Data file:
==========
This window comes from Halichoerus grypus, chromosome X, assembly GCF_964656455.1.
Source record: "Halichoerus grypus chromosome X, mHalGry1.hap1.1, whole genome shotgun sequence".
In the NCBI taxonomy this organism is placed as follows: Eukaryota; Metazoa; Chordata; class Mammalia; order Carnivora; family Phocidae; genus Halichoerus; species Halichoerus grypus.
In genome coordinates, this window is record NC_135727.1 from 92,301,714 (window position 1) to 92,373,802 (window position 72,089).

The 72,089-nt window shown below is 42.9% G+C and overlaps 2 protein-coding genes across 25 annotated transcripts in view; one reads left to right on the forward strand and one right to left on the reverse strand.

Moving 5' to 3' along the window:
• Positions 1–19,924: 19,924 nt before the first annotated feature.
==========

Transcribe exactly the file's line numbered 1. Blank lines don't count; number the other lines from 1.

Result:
This window comes from Halichoerus grypus, chromosome X, assembly GCF_964656455.1.